Thanks to The Associated Press, I was awake well past midnight on Wednesday morning watching a series of non-events come to a grateful conclusion. I wanted to see the speeches, especially Bernie's, which came after 1:00 am; they were the one thing the "news" media couldn't screw up. How did Tuesday's primaries become non-events? Because The Associated Press on Monday night, straight out of the blue, declared Secretary Clinton to be the presumptive Democratic nominee for president.
Wait, what? Yeah, they did that. They polled a bunch of Democratic Party elites -- "superdelegates" -- and decided Clinton had enough delegates to call it a day. The margin? One delegate. Five primaries and a caucus that would have decided the race fair and square 24 hours later got tossed into the dustbin because the AP wanted the hot take, the big scoop, and in doing so broke a cardinal rule of journalism: They became the story instead of reporting the story.
The "news" media's reaction to that declaration was like tossing a live hand grenade into a hedge filled with chickadees: lots of squawking and flapping and smoke and a ringing in the ears from the explosion. All the AP had to do was wait a day. They didn't, and it was a mess. Beyond the impact on the presidential side, there are the down-ticket races to consider. The AP's little wingding certainly depressed voter turnout across the board -- exactly 354 people voted in the North Dakota Democratic caucus on Tuesday -- and that depressed turnout affected down-ticket races all over the country.
Sanders supporters by and large have been reading the writing on the wall for a while. All they wanted was the opportunity to die on their feet, to take it to the end and let the chips fall. Now? They're pissed and feeling cheated. We're deciding nominees through polls of party elites? It was as undemocratic an act as I have ever witnessed after Bush v. Gore and the shenanigans in Ohio in 2004, and there will be consequences down the line, especially for Clinton. Good luck bringing Bernie's folks into the fold for the big push to November after that crud. It was disgraceful.
The facts: Hillary Clinton won the big brass bookends -- New Jersey and California -- by dominant margins. She also did well in the middle, taking New Mexico and South Dakota. Senator Sanders took Montana and North Dakota, but the delegate math leading him to the nomination is grim and all but final. There is no there, there. AP or no AP, Clinton got her Philadelphia ticket punched on Tuesday.
Bernie Sanders flew home Wednesday with his senior campaign advisers to consider their options. He is holding to his vow to stay in until the convention. It may only be a bargaining tactic to wring platform and convention concessions from the Clinton campaign, but it may very well be something else entirely: conviction.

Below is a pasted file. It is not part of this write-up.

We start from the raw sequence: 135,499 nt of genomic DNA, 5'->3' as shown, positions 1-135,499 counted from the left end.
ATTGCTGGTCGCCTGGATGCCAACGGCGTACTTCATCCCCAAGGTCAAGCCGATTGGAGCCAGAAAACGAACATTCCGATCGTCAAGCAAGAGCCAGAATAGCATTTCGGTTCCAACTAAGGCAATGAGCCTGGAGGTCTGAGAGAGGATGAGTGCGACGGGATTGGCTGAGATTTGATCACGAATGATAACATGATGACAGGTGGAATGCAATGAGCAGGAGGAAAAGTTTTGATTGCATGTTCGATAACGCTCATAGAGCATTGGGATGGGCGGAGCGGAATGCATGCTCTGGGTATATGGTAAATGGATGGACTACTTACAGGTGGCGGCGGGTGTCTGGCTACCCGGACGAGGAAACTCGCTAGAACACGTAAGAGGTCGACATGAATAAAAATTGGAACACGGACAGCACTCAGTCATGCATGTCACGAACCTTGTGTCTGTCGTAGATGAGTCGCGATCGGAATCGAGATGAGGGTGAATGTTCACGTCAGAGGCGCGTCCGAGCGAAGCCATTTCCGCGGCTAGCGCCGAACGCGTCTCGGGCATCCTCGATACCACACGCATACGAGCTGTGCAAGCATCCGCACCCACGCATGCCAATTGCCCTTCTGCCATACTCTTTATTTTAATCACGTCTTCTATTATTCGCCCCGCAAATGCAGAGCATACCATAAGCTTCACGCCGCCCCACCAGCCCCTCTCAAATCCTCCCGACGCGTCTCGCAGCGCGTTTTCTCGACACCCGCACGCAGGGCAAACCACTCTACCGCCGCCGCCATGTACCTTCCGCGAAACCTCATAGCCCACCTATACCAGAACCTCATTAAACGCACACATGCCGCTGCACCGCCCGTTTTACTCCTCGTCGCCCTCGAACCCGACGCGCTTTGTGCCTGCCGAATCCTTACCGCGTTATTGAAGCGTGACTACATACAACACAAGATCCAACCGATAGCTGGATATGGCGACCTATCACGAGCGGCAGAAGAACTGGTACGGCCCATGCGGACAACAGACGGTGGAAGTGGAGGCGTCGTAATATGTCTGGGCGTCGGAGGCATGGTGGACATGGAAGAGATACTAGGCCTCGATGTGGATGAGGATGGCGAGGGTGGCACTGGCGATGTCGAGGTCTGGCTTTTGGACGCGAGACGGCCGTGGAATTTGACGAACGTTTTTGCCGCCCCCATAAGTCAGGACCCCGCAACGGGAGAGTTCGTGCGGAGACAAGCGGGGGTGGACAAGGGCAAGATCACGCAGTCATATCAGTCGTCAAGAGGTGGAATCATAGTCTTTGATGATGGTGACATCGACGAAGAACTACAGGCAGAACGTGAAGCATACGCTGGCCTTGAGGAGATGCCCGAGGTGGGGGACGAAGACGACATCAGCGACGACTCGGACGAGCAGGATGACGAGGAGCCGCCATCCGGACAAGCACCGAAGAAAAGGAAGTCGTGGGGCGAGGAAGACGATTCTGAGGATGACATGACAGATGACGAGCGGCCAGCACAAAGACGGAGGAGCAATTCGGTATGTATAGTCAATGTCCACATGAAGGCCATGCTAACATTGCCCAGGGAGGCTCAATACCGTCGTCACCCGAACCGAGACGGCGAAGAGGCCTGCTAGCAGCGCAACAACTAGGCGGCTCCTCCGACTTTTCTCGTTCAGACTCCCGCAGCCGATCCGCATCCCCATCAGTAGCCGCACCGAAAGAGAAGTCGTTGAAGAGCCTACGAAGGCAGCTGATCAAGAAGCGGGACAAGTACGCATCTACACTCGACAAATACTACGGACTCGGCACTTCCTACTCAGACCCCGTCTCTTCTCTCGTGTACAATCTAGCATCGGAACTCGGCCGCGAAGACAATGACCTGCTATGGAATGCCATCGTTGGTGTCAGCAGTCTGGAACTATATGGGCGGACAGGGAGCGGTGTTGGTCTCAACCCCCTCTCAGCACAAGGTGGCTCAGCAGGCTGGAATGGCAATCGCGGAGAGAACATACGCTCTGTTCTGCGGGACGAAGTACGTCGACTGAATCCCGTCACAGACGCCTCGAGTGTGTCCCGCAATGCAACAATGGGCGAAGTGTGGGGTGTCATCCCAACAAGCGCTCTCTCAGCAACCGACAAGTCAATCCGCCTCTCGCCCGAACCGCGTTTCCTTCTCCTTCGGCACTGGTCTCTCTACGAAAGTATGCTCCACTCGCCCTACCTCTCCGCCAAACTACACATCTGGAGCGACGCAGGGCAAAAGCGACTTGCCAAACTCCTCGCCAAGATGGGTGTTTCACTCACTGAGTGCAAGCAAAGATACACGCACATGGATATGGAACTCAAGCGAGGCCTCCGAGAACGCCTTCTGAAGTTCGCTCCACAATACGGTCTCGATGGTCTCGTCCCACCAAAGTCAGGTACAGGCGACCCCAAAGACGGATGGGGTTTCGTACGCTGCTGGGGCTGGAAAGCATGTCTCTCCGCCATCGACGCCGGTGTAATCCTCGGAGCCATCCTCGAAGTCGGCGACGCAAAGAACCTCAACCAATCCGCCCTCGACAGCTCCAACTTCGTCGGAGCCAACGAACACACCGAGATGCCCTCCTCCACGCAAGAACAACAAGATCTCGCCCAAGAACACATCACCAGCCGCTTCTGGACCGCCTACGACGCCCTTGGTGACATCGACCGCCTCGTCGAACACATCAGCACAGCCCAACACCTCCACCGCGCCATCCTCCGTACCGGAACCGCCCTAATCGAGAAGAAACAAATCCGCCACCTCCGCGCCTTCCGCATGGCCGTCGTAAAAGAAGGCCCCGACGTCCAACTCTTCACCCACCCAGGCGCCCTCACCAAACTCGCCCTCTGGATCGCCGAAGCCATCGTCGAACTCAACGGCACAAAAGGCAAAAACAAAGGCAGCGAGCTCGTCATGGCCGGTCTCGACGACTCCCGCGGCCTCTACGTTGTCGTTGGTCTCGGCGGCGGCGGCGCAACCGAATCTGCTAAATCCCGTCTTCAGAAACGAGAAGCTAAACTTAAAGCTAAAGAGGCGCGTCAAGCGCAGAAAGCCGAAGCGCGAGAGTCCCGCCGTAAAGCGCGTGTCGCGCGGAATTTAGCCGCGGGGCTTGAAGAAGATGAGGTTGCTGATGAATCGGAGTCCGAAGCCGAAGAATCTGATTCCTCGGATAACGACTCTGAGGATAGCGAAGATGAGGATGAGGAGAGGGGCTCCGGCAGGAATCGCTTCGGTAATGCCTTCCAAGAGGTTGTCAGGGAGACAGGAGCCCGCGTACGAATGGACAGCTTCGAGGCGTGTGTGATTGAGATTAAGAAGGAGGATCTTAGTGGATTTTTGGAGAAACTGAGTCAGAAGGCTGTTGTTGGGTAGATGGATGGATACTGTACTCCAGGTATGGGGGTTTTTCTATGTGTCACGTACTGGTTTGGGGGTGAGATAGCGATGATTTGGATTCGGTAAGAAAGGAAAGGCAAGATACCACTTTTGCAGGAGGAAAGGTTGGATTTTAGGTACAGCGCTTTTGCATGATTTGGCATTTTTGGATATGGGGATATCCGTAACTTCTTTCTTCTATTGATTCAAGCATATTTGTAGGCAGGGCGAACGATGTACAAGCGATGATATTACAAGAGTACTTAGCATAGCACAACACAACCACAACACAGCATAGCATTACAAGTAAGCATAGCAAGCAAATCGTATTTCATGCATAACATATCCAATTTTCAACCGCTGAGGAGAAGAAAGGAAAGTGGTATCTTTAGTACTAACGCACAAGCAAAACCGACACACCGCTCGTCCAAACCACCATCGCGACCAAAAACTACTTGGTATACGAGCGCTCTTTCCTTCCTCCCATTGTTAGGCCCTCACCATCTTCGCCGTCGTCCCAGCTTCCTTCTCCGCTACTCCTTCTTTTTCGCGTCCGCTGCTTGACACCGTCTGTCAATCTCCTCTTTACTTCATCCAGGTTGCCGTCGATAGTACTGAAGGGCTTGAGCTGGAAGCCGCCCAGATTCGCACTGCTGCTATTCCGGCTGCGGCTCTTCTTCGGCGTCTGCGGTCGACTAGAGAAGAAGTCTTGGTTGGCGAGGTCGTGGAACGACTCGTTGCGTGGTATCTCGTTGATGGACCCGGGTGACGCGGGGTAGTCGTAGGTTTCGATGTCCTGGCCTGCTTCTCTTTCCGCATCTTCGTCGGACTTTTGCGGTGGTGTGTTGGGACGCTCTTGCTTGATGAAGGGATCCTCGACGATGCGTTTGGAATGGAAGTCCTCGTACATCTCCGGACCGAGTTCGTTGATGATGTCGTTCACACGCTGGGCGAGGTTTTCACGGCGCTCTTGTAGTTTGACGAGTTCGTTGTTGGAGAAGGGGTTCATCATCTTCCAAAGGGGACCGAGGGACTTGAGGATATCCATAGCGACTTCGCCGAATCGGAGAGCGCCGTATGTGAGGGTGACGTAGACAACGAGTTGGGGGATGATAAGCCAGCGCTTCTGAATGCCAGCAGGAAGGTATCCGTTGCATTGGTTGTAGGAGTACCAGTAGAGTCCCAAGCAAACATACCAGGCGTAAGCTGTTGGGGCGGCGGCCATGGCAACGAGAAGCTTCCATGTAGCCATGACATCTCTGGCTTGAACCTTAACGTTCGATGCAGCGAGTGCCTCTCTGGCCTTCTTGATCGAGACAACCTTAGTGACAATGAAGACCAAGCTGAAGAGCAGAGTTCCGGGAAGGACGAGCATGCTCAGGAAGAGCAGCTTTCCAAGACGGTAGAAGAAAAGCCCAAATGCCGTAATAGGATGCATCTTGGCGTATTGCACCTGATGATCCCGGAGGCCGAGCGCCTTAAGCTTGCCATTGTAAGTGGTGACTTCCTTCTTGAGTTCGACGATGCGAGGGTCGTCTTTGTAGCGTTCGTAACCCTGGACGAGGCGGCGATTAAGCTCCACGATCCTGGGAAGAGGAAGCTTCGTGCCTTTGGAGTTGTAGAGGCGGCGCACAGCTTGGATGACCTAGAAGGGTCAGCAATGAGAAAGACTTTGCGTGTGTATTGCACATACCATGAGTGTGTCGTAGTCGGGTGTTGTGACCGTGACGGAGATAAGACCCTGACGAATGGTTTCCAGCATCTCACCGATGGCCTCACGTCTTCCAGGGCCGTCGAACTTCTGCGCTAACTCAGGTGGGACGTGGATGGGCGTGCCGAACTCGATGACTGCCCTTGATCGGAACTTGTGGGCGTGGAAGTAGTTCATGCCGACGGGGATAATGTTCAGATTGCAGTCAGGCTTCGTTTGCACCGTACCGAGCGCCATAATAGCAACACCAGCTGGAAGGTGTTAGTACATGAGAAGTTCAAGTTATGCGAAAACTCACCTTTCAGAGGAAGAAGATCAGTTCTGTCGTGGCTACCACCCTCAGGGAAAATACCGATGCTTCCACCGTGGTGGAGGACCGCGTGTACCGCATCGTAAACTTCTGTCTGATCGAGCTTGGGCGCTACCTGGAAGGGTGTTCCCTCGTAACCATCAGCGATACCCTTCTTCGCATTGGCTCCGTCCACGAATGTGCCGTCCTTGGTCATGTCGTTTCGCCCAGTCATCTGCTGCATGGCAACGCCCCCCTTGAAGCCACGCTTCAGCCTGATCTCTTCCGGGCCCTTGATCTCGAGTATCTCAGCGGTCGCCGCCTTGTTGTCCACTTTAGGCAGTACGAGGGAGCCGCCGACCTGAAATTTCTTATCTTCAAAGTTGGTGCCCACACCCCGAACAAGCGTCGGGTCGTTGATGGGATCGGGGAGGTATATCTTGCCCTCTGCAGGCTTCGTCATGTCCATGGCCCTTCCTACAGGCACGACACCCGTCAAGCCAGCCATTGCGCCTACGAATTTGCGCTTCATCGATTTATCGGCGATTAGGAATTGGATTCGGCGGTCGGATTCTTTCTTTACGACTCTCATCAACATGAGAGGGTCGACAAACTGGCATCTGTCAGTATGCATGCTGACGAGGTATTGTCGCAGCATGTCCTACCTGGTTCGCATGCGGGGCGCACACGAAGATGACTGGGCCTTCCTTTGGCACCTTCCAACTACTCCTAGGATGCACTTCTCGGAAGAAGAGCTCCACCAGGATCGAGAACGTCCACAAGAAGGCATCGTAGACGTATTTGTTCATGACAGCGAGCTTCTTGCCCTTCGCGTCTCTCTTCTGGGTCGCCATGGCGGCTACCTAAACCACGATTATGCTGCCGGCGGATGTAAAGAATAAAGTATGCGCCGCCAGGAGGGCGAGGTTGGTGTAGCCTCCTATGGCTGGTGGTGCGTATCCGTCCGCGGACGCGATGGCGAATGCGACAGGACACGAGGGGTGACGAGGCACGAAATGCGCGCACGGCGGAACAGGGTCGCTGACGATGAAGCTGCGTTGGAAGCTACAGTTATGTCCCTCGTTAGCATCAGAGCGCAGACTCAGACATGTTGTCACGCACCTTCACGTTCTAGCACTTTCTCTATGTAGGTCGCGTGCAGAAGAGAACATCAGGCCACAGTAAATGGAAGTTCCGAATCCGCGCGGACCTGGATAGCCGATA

When he finally took the podium on Wednesday morning, the roar of the crowd rose to a beam-rattling crescendo that lasted many long minutes; they wouldn't let the man speak because they just wanted to cheer his presence and all he has accomplished to date. When he did speak, his words were fire.
"I am pretty good at arithmetic," he said, "and I know that the fight in front of us is a very, very steep fight, but we will continue to fight for every vote and every delegate we can get. Our fight is to transform our country and to understand that we are in this together. To understand that all of what we believe is what the majority of the American people believe. And to understand that the struggle continues."
Take that, Associated Press.
And then there is "The Donald," who just came out of one of the more remarkably gruesome weeks in the history of US politics. Sen. Mark Kirk, Republican of Illinois, rescinded his endorsement of Trump. Former GOP presidential candidate Lindsey Graham was actively cajoling his fellow Republicans to take back their endorsements as well, and Sen. Mitch McConnell warned Trump to get his act together and become a serious candidate. The McConnell statement was the most ominous of all for Trump, because McConnell is the most cautious turtle in politics; he says nothing unless he has a large crew backing him, so by saying what he said, he was telegraphing to Trump that the whole GOP Senate caucus was ready to drop him like third-period French.
Trump got the memo. His campaign broke out the teleprompters he has so often disdained, and he gave a calm, measured (for him) speech on Tuesday night with his glass-eyed Stepford family behind him in an attempt to calm the waters. No wild waving of the little hands, no spittle-flecked invective; he looked in his blue suit coat like a prep school freshman who had been called on the carpet by the headmaster. Will it work? Can he hold it together until November? Don't bet on it. Sooner or later, someone will poke him with a stick and he'll go off like Vesuvius and bury the GOP's Pompeii in hot ash. This is Mt. Trump we're talking about, after all.
The rest is aftermath. What can easily be described as the most bizarre, damaging and inspiring primary season in living memory has been capstoned by The Associated Press getting into the coronation business, a fitting end to this long, strange trip. The story line, however, also includes Bernie Sanders, one of the most inspirational and galvanizing figures to grace electoral politics in a very long time. It is to be devoutly hoped that the millions he has moved will keep moving -- win, lose or draw -- and continue working to improve this nation which desperately needs his voice, and theirs.
So. The presumptive nominees for the two major parties are among the most singularly despised people on the North American continent. One makes terrible decisions as a matter of course, and the other has no ideas whatsoever beyond a fictional notion of his own greatness. The "news" media got the race it wanted.